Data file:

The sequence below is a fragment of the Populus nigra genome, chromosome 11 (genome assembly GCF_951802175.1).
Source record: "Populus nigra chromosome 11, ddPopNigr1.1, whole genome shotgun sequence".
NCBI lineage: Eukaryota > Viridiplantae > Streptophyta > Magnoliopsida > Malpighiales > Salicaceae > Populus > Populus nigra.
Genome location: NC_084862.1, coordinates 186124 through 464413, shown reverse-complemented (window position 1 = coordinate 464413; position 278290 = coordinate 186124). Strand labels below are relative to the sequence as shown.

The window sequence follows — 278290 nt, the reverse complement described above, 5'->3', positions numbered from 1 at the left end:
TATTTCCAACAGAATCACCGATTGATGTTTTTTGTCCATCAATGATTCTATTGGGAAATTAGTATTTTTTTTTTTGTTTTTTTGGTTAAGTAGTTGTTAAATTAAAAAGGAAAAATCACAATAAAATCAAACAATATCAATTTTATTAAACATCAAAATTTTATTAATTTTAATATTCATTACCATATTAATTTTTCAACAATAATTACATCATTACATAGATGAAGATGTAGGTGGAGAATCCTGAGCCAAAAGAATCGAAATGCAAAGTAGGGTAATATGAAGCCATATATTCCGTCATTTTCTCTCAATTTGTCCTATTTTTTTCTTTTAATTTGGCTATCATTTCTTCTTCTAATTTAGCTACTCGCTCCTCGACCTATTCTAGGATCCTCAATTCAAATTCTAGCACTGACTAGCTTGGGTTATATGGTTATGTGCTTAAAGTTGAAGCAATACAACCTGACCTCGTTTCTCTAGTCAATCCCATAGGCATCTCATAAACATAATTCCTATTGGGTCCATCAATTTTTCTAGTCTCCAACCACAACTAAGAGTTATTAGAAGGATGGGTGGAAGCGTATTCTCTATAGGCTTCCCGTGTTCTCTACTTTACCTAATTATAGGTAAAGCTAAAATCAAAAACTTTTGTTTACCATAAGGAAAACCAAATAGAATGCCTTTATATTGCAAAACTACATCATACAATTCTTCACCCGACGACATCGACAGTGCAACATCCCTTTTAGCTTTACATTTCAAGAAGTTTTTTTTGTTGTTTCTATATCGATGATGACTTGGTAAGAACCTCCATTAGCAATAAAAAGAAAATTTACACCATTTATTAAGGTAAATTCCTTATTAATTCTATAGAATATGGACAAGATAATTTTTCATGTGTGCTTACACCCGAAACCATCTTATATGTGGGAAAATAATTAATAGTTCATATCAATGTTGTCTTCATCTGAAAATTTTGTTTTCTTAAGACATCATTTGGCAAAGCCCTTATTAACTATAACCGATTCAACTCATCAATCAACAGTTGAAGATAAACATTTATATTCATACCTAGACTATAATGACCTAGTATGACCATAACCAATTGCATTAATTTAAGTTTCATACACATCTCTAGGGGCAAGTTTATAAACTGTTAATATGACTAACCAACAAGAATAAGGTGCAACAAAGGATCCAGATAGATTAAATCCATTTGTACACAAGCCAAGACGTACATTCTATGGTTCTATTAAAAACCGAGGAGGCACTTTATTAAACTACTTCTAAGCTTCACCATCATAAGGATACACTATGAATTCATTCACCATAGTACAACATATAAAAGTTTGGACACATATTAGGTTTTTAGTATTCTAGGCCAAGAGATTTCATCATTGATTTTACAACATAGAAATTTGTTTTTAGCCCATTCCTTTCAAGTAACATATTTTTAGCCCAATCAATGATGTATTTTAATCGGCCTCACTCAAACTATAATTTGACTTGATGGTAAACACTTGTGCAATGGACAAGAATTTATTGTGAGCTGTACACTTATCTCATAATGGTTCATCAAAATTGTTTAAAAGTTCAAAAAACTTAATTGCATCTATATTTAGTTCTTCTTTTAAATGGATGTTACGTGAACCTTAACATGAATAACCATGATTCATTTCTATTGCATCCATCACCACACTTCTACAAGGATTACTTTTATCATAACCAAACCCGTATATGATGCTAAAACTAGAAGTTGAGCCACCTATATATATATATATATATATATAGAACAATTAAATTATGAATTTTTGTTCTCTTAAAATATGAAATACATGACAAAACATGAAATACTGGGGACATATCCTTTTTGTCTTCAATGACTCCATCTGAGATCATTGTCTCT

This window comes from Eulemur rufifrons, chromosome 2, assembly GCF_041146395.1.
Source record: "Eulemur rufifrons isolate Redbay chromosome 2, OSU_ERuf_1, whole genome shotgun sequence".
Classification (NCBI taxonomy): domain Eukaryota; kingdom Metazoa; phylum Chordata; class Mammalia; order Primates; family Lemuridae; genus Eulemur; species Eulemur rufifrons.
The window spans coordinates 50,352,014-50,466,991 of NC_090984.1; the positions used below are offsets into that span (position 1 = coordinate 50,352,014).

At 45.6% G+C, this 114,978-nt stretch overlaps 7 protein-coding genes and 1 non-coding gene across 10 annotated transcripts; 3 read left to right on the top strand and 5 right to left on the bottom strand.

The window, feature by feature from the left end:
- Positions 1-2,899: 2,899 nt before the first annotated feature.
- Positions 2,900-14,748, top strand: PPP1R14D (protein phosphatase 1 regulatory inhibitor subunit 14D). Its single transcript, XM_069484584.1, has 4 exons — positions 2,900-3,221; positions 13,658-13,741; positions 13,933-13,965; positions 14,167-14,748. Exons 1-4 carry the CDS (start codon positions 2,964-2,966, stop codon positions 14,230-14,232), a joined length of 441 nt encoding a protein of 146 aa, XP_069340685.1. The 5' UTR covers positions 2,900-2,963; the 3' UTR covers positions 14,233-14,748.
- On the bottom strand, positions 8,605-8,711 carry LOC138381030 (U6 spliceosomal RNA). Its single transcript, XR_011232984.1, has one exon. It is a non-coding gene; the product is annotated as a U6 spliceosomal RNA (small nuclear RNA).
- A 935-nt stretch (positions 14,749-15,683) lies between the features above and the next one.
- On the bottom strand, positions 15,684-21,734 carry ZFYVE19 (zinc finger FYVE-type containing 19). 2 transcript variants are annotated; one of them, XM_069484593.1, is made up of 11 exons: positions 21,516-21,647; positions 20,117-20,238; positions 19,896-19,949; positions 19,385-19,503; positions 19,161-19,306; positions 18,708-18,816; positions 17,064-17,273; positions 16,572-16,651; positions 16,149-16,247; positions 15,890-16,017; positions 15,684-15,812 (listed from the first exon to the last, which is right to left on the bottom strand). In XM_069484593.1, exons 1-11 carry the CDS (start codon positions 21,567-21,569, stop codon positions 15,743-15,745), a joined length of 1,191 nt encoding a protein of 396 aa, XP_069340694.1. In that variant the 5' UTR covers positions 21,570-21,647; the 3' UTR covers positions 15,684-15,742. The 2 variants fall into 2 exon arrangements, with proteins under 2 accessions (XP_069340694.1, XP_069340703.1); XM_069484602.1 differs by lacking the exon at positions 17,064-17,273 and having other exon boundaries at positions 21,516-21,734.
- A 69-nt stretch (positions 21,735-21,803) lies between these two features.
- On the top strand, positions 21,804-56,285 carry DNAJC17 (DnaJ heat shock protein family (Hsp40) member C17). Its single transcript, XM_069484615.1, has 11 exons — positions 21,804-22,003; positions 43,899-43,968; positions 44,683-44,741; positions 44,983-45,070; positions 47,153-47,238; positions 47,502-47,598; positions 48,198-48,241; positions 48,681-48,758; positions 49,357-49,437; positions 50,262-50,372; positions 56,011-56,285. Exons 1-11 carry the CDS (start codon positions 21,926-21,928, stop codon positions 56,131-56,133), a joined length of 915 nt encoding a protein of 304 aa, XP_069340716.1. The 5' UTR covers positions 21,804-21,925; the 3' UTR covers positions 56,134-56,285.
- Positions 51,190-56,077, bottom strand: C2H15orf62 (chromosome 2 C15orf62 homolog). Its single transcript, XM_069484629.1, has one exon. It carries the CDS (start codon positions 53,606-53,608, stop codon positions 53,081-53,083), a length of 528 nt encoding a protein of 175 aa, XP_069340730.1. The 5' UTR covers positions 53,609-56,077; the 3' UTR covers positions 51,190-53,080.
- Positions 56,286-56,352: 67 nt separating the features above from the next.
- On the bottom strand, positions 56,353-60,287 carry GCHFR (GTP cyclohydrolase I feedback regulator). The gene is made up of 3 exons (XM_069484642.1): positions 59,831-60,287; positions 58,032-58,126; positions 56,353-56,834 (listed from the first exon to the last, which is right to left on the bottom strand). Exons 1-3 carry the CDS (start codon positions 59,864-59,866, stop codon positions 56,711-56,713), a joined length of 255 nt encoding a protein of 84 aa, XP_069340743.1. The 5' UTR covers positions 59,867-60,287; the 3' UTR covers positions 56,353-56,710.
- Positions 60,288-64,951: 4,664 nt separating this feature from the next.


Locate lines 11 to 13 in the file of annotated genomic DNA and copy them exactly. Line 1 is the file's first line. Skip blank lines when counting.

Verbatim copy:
At 45.6% G+C, this 114,978-nt stretch overlaps 7 protein-coding genes and 1 non-coding gene across 10 annotated transcripts; 3 read left to right on the top strand and 5 right to left on the bottom strand.

The window, feature by feature from the left end:
- Positions 1-2,899: 2,899 nt before the first annotated feature.